31 October 2007 - Israel/Palestine: Week 7
Harvard Law School’s class on legal issues in the Israeli/Palestinian conflict re-convened this week, after the fall break. This time, there was only one reading assigned for discussion: a 2005 article in a Berkeley law journal by Orna Ben-Naftali, Aeyal M. Gross, and Keren Michaeli entitled “Illegal Occupation: Framing the Occupied Palestinian Territory” (23 BERKJIL 551 if you have a WestLaw subsription).
The authors start with a question which they believe has been ignored: whether Israel’s occupation of the West Bank and Gaza is legal. The answer, which you can find throughout the literature on the subject, is yes. But the authors strive to prove otherwise, indulging in a babble of legal jargon that ends by describing law as “an apology for power,” thus dismissing the legal question regardless of the answer.
They attempt to suggest a new legal perspective on the occupation, one that “locates the occupation within a normative framework that differentiates between legality and illegality and may both resolve the specific question of the legality of the Israeli occupation and redefine the contours of the legal discourse on occupation.” In fact this argument is simply re-heated radicalism of the “critical legal” variety.
To be legal, the authors suggest, an occupation must not grant sovereignty or title to the occupying power; must be managed as if the population were beneficiaries of a trust; and must be temporary and not indefinite. The third condition, they argue, is fundamental to the first two; if the occupation is not temporary, then both of the first two principles are also violated and the occupation is illegal per se.
This is a test designed to ensure that Israel fails. It also ignores the legal consequences of the occupation of the West Bank and Gaza by Jordan and Egypt, respectively. The authors’ very definition of occupation is derived from another scholarly article, not from any legal authority. They acknowledge their definition of legality is expansive—a key step in the obfuscation we have seen elsewhere.
The authors do construct a history of the law of occupation, one that turns the law of occupation into one dealing with human rights rather than conflict between states. However, their analysis is highly selective. For example, they cite approvingly the ICJ ruling on the security barrier, and use it to justify both their definition of occupation and their accusation that Israel’s occupation is illegal.
Where the actual historical record is concerned, they again seem to resort to obfuscation, implying Israel may not have occupied the territories in self-defense: “the most convincing basis for the rejection of the argument that legitimizes the acquisition of territory through use of force in self-defense is the frequent inability to distinguish between the aggressor and the victim in a particular conflict.”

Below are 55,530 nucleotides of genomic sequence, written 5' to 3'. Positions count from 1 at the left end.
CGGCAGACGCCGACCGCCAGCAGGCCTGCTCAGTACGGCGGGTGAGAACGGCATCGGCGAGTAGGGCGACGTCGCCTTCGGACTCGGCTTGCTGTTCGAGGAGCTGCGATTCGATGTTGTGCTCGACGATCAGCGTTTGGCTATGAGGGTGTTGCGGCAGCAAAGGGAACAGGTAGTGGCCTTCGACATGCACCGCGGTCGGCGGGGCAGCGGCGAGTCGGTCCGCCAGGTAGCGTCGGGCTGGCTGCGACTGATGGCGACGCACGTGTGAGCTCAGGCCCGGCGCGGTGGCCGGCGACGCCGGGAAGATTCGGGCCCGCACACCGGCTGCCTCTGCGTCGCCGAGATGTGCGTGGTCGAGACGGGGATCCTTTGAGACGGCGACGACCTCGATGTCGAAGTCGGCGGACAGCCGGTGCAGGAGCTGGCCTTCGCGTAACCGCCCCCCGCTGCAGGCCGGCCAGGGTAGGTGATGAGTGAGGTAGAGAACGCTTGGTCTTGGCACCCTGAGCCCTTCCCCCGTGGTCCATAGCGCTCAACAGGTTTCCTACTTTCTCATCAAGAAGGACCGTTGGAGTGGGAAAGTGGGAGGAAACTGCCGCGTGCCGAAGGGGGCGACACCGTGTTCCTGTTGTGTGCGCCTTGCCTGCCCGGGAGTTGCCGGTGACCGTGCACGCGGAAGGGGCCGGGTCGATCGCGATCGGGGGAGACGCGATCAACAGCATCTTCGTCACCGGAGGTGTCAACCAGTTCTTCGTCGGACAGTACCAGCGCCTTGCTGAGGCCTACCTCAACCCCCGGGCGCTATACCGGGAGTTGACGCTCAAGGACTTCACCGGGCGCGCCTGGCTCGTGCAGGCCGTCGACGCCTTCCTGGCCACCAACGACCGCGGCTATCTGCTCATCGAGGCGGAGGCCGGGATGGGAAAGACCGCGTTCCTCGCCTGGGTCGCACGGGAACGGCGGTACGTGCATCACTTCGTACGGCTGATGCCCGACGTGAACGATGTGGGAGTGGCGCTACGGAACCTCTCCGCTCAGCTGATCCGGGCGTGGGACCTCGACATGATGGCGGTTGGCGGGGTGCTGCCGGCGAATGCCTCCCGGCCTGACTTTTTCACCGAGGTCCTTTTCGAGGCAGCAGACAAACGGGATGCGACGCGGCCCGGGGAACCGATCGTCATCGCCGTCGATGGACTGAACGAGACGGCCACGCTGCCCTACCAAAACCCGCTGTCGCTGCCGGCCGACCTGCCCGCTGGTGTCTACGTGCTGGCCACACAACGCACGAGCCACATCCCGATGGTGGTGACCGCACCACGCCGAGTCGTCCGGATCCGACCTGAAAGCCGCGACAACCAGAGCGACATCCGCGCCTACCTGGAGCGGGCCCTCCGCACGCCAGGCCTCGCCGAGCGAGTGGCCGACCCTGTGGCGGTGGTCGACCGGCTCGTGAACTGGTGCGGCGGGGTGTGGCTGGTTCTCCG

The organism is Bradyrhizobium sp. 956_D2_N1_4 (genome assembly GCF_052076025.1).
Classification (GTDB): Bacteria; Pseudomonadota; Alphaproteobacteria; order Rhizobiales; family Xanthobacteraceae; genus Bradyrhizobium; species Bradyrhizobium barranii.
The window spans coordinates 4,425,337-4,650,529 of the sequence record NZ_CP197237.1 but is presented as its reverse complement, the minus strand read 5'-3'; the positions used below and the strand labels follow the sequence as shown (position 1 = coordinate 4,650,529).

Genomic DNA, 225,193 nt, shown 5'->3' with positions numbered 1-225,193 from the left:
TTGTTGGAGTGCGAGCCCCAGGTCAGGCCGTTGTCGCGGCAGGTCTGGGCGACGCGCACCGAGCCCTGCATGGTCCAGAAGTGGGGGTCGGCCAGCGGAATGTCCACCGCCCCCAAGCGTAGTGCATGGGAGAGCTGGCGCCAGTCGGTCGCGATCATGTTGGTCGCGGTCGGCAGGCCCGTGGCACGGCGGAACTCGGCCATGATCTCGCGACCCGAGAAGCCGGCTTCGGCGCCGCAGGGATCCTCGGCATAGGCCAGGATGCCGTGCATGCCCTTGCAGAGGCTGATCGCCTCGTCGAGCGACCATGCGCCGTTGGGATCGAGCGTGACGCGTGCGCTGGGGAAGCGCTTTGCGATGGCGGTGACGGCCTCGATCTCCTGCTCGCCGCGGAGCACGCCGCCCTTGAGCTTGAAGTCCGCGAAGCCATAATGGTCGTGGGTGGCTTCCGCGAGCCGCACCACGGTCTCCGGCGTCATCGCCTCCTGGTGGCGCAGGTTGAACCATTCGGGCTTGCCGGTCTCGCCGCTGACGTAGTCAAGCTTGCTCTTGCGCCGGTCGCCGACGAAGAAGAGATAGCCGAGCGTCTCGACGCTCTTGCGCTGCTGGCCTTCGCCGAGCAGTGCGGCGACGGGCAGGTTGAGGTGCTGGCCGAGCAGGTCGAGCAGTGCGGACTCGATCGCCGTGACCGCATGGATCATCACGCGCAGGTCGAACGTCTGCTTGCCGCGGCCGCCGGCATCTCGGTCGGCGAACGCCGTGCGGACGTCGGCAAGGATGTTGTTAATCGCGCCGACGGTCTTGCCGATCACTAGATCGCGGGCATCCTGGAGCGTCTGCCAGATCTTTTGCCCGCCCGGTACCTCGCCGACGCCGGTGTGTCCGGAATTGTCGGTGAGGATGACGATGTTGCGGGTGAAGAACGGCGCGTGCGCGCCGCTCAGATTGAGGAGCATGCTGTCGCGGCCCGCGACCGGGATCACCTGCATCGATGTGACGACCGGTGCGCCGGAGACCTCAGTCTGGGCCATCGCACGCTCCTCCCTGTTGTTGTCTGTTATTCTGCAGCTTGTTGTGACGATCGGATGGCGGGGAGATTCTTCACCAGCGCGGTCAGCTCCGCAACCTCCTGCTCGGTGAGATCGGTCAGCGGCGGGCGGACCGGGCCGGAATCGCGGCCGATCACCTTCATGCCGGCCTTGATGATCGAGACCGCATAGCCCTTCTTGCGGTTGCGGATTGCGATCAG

The authors go even further, insisting not that the means through which occupation came about are irrelevant, but that self-defense cannot be a justification for occupation. They go on to argue—without examining any evidence to the contrary—that Israel has not been good trustee of the interests of Palestinian residents of the territories. They also totally ignore the Palestinian and Arab role.
This latter point is where their argument really falls apart, because the Israeli occupation was initially designed to be temporary, except in parts of East Jerusalem. The rejectionism of Arab states and the violence of Palestinian terror groups, then and now, has supported the Israeli refusal to withdraw without an enforceable agreement. (There are other reasons to withdraw anyway.)
Instead of honestly weighing a defense of Israel against the charges they lay against it, the authors compare the occupation to the most extreme examples of injustice, such as apartheid. They largely ignore any evidence to the contrary—such as, for example, the Israeli disengagement from Gaza, which was already established Israeli government policy at the time that this article was written.
The authors recommend the territories be transferred to international control, failing which Israel should be subject to a new “framework for an entire body of international crimes.” The injustice of this conclusion is staggering. The “permanence” of the occupation is more of a political problem than a legal one. It makes negotiations harder, but it is not the fundamental obstacle to peace.
Our discussion in class actually focused on the weaknesses of the article, partly because two of us were quite aggressive in pointing out its flaws, and partly because the professor was trying to urge some of the pro-Palestinian students to come up with good legal responses to our arguments. But legality is a red herring. The fate of the occupation will be decided in Annapolis next month, not at The Hague.
(red herring picture from http://www.barryfalls.com)